The students attend high school in the morning – periods one through five at CHS. Two afternoons a week they attend their Kean classes, once a week on the campus of Kean, and once a week virtually from a room at CHS; and they have free periods for study and meetings with professors on the other days. Two Saturdays a month are also devoted to special programming at the college focusing on leadership and career exposure; some of these are open to families as well. In their first two years at Kean, the students typically take math and English; when they get to their junior year, they can make choices based on their interests and prospective majors.
Two who were part of the inaugural class last year are Sharon and Sherry Chen, twins who moved to Maplewood from Irvington in fourth grade and who have become the first in their family to attend college.
The twins, who are science-minded, sped through the usual math curriculum, taking Algebra II and pre-calculus in a single year at Kean, setting them up to be able to take calculus as sophomores this fall. (The directors of the program are still deciding if they will take AP calculus at CHS or college calculus at Kean.)
They say the thing they enjoyed the most about college classes was the independence.
“Our professors at Kean are a lot more trusting that we can regulate our time,” says Sherry.
“I feel more independent with my classes,” adds Sharon. “There are times when we have to prepare for a big exam but it’s not as stressful.”
The longer leash was troublesome for a few.
“The ones that took advantage of the study halls.... did well,” says Yolande Fleming, a high school counselor at CHS and the district’s liaison for the Kean Scholars. “(For) the ones that struggled....it was too much freedom.”
But even one of the scholars who did not do as well, adds Fleming, wants to remain in the program. “She understands this is valuable.”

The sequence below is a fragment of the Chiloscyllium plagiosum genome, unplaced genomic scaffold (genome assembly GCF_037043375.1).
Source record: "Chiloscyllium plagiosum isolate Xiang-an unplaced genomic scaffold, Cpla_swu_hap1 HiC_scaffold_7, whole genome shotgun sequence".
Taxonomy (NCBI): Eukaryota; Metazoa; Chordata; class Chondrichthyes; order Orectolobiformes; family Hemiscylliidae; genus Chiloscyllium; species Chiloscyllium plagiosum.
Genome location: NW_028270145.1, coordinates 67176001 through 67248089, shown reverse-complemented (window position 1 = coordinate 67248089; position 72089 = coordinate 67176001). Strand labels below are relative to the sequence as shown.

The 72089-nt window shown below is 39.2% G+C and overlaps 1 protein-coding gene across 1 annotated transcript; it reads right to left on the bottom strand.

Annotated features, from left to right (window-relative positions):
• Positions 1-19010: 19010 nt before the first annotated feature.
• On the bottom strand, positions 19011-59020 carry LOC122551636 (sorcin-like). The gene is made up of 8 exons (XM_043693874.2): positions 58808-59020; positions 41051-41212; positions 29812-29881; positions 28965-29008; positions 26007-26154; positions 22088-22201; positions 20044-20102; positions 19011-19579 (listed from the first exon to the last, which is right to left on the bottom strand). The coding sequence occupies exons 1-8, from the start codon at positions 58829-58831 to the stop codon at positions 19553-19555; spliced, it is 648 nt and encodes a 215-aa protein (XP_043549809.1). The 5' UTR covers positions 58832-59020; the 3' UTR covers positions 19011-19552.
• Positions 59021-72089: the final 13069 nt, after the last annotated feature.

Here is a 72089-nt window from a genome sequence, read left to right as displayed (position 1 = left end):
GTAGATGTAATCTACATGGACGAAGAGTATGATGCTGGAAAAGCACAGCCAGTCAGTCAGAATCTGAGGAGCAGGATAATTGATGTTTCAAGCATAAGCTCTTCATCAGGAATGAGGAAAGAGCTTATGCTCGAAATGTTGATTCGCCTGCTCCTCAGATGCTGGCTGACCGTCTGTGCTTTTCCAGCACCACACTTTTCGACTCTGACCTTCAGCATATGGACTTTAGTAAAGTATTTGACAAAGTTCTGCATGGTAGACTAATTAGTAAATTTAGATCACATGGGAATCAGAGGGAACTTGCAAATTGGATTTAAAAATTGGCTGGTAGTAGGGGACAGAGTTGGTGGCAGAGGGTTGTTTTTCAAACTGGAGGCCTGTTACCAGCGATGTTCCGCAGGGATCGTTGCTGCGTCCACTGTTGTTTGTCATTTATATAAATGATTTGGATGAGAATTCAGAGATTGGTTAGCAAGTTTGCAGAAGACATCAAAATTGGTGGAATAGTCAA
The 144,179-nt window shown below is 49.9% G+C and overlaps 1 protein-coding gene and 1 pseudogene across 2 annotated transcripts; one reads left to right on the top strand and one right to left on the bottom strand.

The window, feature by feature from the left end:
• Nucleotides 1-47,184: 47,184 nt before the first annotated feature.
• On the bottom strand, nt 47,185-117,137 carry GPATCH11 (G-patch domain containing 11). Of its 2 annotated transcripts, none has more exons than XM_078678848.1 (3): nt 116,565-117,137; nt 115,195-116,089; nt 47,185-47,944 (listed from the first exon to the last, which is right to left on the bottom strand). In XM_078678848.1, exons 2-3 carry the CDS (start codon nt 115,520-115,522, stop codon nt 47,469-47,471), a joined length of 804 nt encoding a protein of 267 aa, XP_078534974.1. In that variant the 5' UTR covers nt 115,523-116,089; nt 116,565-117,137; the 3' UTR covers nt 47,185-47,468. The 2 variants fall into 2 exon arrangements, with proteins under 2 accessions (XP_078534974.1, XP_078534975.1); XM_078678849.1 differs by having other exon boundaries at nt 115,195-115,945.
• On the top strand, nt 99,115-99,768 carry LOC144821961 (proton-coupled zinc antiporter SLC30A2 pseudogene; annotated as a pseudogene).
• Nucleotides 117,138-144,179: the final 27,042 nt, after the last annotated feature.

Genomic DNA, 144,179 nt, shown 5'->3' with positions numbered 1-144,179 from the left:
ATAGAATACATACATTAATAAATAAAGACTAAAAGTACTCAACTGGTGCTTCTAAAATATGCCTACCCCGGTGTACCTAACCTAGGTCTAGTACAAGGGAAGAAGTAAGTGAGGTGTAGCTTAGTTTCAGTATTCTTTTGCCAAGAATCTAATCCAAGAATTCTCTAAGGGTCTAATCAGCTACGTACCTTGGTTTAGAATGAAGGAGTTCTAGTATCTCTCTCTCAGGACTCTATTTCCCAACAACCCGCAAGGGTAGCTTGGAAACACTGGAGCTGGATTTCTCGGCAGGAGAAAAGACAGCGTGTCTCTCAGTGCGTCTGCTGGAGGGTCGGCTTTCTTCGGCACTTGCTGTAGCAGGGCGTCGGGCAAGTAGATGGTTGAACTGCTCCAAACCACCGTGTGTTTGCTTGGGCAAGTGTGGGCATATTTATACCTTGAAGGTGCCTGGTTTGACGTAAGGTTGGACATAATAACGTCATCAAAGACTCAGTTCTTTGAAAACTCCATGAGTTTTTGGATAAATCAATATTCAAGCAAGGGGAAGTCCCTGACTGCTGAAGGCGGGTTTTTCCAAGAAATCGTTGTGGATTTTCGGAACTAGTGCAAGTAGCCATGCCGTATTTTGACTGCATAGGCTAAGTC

There are many who feel the same way. Last year’s inaugural class was invited to apply. But when word got out about the program, parents objected. So, this year, says Fleming, the program was open to all. In the end, nearly 30 eighth graders applied for the few spots available; this year’s class has 60 students from 13 different schools in Passaic, Essex, Union and Middlesex counties. The application process dives into what the students can offer to Kean, as well as what they can take from it, Lester says.
The six who arrived in late June from South Orange/Maplewood are the lucky and talented few chosen for this year’s class. Ten more from SOMA are in the first, larger cohort. Any way you cut it, the 16 are a precocious bunch.
Sharon Chen is interested in biotechnology; Sherry is thinking about med school. Two of the six incoming first-year students say they want to be architects; another says she is aiming to become a surgeon and a fourth wants to be a radiologist. A fifth is leaning toward graphic design and the sixth is worried that she ought to have a career in mind even though she is still figuring out what interests her most in this wide, wonderful world.
Seeing the possibilities in that world is, in the end, the point.
Counselor Fleming describes the experience she had when she attended a function in one of Kean’s sparkling new buildings, with wide windows that look over a bustling campus and its equally busy neighborhood.
Leaving South Orange and Maplewood for the nearby campus shows students that “there’s a whole big world out there and I’m a part of it.”
Tia Swanson, who would have enjoyed life as a perpetual student, thought she would like to take a class or two at Kean after stepping into the gorgeous new business building, a stone’s throw from a Starbucks and with a brand new housing complex nearby.